Why gay erotic manga is so popular among straight women in HK


Arthur Tam explores the world of gay erotic manga and why it's become so popular among straight women in Hong Kong

There’s a growing fascination among Hong Kong women in watching and drawing yaoi – Japanese gay manga. Most of us have probably heard of hentai, which is Japanese comic pornography. Yaoi or Boys’ Love (BL) is its homosexual counterpart, and it may come as a surprise, but many of the artists and consumers of yaoi are actually straight women. Yaoi first reached Hong Kong from Japan back in the 1970s and it rose in popularity in the 90s among high school girls, according to research from student June Yu of Hong Kong Baptist University. Since then, the birth of the ironic term ‘fujoshi’ – literally meaning ‘rotten women’ – emerged to characterise women fascinated by homosexual displays in media and in art. 

Recently, associate professor Katrien Jacobs at the Chinese University of Hong Kong participated in a sex-themed exhibition called Ten Million Rooms of Yearning. Sex in Hong Kong, at the Para Site Gallery in Sheung Wan, with her collection of yaoi zines and a talk called ‘Chinese Women in Love with Gay Sex Scenes’. “Yaoi in Hong Kong is at its crucial peak,” says Jacobs. “It is very big and influential, and plays a part for female sexuality in this city. You couldn’t have a sex-themed exhibition without it.” According to Jacobs, there are two main reasons why women love watching and recreating their own stories of yaoi. The first reason is the escape and removal of sexual identity, which Jacobs calls ‘cross gender identification’. Women are looking at these man-on-man relationships from a safe and comfortable distance, creating a guilt-free comfort zone. Yu agrees. “Women feel guilty about identifying with female characters in pornography, who exhibit sexual satisfaction by means of male penetration,” she says. “To escape the complicity in this sexual dilemma, women created the world of yaoi, where female readers are not required to consider the disadvantages of exposing their eroticism.”

As result, many BL artists like Hong Kong’s own Kings’ Indigo have been able to portray an idealised form of the male body and of homosexual male relationships to reflect the tastes of the female sexual palate. There is usually a sweet and caring nature between the boy-next-door types of characters that shifts into extremely graphic sexual scenes. Though in recent years, according to Jacobs, there has been a diversification because ‘female sexuality is fluid in nature, and the varied tastes have led to different yaoi genres’ featuring a broader spectrum of male body types and relationships.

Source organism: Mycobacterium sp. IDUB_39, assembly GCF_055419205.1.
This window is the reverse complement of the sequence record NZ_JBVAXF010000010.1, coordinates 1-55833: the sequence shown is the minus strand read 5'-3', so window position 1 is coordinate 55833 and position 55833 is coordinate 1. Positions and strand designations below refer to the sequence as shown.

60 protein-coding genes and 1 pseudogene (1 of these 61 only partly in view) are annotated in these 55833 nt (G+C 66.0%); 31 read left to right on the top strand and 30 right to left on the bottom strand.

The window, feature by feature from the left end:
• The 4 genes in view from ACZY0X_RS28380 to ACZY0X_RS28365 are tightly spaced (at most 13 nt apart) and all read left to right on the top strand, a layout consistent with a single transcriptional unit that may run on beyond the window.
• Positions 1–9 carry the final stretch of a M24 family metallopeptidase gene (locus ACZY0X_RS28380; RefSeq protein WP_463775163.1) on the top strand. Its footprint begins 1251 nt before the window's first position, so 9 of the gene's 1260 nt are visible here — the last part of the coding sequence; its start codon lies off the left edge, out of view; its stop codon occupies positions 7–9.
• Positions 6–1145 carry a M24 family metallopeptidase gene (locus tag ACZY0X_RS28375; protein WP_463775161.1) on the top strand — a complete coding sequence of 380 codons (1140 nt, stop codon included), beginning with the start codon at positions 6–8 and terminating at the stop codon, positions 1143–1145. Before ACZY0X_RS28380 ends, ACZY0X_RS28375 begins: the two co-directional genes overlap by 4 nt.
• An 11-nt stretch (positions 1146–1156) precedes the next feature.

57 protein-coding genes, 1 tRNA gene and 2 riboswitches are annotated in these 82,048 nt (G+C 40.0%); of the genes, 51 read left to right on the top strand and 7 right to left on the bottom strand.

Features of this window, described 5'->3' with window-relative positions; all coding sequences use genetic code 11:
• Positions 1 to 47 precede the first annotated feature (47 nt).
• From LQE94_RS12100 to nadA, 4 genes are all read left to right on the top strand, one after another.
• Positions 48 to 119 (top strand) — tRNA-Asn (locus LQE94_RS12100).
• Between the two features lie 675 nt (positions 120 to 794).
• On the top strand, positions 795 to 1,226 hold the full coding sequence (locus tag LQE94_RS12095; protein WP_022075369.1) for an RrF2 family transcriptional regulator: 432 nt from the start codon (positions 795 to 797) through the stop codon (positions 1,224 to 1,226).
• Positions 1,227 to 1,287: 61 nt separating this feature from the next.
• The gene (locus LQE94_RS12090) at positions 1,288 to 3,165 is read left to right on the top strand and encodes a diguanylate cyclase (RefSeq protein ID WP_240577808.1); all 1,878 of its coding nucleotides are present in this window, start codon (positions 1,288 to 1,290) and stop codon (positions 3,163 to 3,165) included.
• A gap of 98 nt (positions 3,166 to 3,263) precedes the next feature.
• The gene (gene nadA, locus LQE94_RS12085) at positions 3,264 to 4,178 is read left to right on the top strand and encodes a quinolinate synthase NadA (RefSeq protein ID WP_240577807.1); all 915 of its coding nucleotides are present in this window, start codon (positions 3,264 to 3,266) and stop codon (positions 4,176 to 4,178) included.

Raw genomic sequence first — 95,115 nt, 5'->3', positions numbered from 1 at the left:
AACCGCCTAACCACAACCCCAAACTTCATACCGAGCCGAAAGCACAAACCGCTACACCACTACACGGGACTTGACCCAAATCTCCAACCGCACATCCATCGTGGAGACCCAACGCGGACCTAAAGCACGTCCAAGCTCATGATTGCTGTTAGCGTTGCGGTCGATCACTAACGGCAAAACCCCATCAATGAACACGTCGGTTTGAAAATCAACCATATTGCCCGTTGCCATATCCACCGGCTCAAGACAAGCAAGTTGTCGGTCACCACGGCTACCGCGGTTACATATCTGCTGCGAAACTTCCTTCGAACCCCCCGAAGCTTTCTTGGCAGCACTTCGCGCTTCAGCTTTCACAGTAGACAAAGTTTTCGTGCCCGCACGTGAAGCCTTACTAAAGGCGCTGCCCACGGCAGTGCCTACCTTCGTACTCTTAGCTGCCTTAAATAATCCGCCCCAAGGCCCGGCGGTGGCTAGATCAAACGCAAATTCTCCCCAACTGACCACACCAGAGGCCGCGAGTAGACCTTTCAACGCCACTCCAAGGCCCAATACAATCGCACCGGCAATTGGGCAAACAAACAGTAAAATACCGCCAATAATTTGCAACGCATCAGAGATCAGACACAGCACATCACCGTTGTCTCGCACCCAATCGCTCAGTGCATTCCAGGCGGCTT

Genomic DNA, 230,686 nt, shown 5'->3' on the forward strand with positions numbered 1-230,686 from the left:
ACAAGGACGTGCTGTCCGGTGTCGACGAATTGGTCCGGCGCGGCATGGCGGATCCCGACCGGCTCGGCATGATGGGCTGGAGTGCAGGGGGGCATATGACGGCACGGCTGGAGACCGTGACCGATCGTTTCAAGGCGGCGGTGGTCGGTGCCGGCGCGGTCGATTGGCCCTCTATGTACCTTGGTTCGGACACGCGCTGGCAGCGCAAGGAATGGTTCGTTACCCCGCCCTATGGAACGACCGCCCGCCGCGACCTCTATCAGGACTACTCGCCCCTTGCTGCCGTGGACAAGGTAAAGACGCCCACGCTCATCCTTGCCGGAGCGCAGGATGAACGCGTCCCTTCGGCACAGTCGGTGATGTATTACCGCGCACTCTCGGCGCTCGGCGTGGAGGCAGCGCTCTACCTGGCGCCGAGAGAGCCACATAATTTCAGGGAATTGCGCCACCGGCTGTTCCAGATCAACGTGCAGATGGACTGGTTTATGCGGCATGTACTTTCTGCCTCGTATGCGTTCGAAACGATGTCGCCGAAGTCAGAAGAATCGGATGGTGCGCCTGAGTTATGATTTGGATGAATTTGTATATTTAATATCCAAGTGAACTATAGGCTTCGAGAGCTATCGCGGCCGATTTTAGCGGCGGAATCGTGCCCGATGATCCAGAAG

There are a few specific trends to Chinese yaoi readers, such as when one character is sick, disabled or mentally impotent and the other has to take care of him. “It’s a juxtaposition of sex and taking care of people, which has a sweet element to it,” says Jacobs. Another trend is of imperial Chinese themes, where an emperor has fallen in love with a eunuch and finds the genital scarring area to be an attractive erogenous zone. It’s odd, we know, but these storylines have become a hit.

Another reason for women’s interest in yaoi is because it provides a sense of social freedom in a stifling society. “That’s especially so now in China and in Hong Kong where censorship is an issue of the highest concern,” says Jacobs. Just last April, 20 women from Anhui province in China were arrested for writing and uploading yaoi. And in August 2013 at Comic World 36, held in Hong Kong, police officers entered the event and seized yaoi content, charging the artists and distributors with violations of obscenity laws.

“Yaoi represents a sense of rebellion,” says Jacobs. “It is a way for women to have their own erotica, which they didn’t have before, and then share it with the wider international community. It’s an escape from the type of local culture that usually dictates women to be obedient.” 

What may be obscene and debased for some is a sexually and socially liberating experience for others. And for Hong Kong women, yaoi is a form of art that satisfies more than some cheap sexual thrill, it satisfies a guilt-free sexual thrill.

For more on professor Jacobs and her work, go to libidot.org. Check out June Yu’s Study at www.bit.ly/yaoicuhk.

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